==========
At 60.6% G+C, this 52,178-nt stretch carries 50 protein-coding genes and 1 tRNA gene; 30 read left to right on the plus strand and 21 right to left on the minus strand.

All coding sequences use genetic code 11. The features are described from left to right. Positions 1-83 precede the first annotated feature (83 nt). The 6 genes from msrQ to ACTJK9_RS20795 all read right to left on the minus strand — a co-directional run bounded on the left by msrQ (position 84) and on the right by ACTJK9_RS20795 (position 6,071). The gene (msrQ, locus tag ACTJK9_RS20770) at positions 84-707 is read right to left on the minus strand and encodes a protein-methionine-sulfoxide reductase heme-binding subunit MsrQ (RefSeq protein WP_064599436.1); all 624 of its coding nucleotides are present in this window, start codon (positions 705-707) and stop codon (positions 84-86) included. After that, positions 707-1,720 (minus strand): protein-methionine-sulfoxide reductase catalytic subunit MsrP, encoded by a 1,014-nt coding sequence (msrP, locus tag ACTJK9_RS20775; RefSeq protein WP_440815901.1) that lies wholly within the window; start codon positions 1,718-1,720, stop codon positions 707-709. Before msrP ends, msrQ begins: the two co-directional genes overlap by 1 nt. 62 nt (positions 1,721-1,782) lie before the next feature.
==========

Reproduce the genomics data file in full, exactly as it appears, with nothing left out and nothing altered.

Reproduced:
At 60.6% G+C, this 52,178-nt stretch carries 50 protein-coding genes and 1 tRNA gene; 30 read left to right on the plus strand and 21 right to left on the minus strand.

All coding sequences use genetic code 11. The features are described from left to right. Positions 1-83 precede the first annotated feature (83 nt). The 6 genes from msrQ to ACTJK9_RS20795 all read right to left on the minus strand — a co-directional run bounded on the left by msrQ (position 84) and on the right by ACTJK9_RS20795 (position 6,071). The gene (msrQ, locus tag ACTJK9_RS20770) at positions 84-707 is read right to left on the minus strand and encodes a protein-methionine-sulfoxide reductase heme-binding subunit MsrQ (RefSeq protein WP_064599436.1); all 624 of its coding nucleotides are present in this window, start codon (positions 705-707) and stop codon (positions 84-86) included. After that, positions 707-1,720 (minus strand): protein-methionine-sulfoxide reductase catalytic subunit MsrP, encoded by a 1,014-nt coding sequence (msrP, locus tag ACTJK9_RS20775; RefSeq protein WP_440815901.1) that lies wholly within the window; start codon positions 1,718-1,720, stop codon positions 707-709. Before msrP ends, msrQ begins: the two co-directional genes overlap by 1 nt. 62 nt (positions 1,721-1,782) lie before the next feature.